Publishers, he says, should create an iPhone app (followed by apps for other devices such as Blackberries) that offers a better news experience than viewing a website on a phone's browser, as well as other valuable features. And they should charge for it.

"Non-niche, non-unique digital news has no monetary value to most readers. News providers, if they are to make money directly from consumers in the online and mobile worlds, need to come up with non-ephemeral offerings," he says. "The key to getting paid for news in digital format is that what's being sold is not fleeting."

For instance, he suggests:

* Paid news memberships. With a membership to a news organization, you get something -- perhaps including a membership card (physical or digital) to be used repeatedly to get special privileges, such as discounts from advertisers or access to premium content.

* Access. Charging people to read the regular column from a star writer, for instance, may not work, as The New York Times discovered during its TimesSelect paid-subscription experiment. But publishers might take a hint from Fox News commentator Bill O'Reilly, who offers a paid "Premium Membership" Among 16 extra benefits, it includes special access to O'Reilly, including "preferred e-mail" that gets your message bumped to the front of the queue, and a weekly live chat during which Premium members get to ask O'Reilly questions.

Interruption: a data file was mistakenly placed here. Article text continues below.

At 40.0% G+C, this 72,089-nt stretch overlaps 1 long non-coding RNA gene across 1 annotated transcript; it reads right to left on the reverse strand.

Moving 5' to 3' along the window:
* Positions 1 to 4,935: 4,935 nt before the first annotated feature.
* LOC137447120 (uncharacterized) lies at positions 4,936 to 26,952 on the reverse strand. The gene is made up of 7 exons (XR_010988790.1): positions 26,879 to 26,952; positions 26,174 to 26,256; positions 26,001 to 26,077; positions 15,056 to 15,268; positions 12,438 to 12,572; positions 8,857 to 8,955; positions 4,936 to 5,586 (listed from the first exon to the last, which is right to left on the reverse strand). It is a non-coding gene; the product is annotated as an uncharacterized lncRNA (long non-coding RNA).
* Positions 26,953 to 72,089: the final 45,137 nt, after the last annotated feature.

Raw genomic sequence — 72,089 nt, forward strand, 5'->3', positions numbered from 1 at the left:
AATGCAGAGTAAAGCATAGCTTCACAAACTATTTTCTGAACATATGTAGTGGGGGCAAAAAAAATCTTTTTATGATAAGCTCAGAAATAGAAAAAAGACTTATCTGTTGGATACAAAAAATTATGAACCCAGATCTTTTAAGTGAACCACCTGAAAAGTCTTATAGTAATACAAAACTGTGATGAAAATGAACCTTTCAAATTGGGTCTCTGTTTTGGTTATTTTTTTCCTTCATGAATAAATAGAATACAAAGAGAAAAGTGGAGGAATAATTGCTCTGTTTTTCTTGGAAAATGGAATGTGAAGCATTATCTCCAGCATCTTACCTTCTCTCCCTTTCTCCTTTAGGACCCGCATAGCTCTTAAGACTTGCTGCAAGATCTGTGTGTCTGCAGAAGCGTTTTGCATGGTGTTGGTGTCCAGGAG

* Special Web applications for PCs. If apps sell so well on mobile phones (albeit at generally low prices), news companies may want to consider selling applications for the PC that offer consumers an enhanced online news-reading experience. Readers get to "keep" the software.

More thoughts and ideas can be found in Outing's column, available free for a limited time.

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17 September 2009

Perspectives on the Great Pay Debate

As newspapers scramble to decide how best to increase revenue online, editors are desperately trying to figure out what content to charge for, while still keeping print viable and their Web numbers up.

In a special report published this week, U.S. newspaper trade magazine Editor & Publisher summarizes the current thinking among American newsroom leaders.